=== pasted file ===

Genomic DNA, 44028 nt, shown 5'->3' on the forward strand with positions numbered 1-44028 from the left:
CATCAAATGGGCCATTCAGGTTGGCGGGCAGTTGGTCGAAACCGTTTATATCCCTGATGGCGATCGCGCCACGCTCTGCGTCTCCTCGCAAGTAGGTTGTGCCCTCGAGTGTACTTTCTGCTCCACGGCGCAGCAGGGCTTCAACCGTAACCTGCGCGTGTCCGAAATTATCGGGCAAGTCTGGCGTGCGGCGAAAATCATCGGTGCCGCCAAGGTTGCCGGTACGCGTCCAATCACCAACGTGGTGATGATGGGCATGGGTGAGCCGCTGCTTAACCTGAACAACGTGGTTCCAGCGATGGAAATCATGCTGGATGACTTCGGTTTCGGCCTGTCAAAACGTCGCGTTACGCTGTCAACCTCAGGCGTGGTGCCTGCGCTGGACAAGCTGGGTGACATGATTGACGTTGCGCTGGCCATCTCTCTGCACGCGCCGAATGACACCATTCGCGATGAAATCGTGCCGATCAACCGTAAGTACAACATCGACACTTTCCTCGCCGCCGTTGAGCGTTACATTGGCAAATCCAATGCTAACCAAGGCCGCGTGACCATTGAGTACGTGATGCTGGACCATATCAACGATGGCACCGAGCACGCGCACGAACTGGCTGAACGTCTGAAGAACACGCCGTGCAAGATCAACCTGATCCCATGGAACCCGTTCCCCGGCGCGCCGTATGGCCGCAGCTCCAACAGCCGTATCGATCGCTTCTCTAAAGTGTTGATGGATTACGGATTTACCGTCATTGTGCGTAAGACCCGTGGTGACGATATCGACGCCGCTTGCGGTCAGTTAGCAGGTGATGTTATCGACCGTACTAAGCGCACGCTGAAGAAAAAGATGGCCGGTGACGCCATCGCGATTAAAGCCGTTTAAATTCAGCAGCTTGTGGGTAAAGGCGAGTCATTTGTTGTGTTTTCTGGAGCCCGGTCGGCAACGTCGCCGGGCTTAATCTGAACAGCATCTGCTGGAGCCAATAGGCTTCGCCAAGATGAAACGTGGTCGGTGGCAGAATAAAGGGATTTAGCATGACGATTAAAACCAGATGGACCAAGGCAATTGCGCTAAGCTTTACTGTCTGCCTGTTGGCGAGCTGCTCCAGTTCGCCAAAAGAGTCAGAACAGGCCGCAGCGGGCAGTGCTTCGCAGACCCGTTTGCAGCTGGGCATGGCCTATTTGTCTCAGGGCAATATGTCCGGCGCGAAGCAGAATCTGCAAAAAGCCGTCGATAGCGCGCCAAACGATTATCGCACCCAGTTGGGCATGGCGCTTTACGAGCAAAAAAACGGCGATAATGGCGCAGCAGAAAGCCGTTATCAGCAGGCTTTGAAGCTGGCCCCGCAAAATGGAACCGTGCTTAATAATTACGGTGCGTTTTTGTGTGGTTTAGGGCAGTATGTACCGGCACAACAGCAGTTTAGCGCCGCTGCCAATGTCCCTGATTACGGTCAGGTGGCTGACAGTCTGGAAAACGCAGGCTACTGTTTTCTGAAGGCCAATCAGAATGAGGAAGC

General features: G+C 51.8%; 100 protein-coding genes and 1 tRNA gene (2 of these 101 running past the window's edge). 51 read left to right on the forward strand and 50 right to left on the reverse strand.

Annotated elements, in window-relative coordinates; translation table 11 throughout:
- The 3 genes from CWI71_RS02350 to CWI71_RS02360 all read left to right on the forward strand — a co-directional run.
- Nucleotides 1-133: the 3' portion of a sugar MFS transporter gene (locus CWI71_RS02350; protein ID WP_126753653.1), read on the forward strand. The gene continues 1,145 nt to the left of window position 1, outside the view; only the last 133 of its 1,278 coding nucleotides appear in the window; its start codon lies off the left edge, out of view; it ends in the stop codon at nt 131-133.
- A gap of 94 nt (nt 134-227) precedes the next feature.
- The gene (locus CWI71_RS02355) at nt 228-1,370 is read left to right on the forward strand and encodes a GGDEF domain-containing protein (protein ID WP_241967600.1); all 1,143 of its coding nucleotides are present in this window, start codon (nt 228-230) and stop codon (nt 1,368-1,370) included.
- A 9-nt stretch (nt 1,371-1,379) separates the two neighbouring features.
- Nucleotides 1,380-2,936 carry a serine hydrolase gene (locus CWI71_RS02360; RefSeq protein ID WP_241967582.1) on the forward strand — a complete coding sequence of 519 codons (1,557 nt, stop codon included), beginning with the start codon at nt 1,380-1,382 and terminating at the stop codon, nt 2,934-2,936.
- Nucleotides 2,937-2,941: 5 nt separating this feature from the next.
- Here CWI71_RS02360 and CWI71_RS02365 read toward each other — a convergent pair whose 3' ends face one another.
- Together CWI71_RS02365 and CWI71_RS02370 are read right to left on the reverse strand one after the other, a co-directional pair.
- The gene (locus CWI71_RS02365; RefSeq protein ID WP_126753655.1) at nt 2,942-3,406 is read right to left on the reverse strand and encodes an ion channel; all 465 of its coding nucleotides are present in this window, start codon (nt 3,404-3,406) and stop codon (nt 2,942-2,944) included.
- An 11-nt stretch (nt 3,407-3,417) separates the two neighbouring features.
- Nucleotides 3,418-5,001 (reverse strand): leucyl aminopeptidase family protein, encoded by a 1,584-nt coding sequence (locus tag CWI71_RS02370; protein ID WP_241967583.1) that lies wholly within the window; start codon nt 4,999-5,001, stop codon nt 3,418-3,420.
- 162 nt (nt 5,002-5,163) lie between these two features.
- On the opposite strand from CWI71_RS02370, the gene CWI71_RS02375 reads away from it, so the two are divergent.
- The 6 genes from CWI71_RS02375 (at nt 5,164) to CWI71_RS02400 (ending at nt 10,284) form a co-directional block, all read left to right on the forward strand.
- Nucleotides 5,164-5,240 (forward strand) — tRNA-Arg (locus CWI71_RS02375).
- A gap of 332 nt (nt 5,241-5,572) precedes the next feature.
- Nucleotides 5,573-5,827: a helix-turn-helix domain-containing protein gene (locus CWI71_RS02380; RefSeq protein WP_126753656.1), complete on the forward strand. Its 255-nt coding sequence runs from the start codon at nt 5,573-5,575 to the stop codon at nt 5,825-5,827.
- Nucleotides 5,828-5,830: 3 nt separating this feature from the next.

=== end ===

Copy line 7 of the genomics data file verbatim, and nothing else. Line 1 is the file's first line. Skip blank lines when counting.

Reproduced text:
- A gap of 94 nt (nt 134-227) precedes the next feature.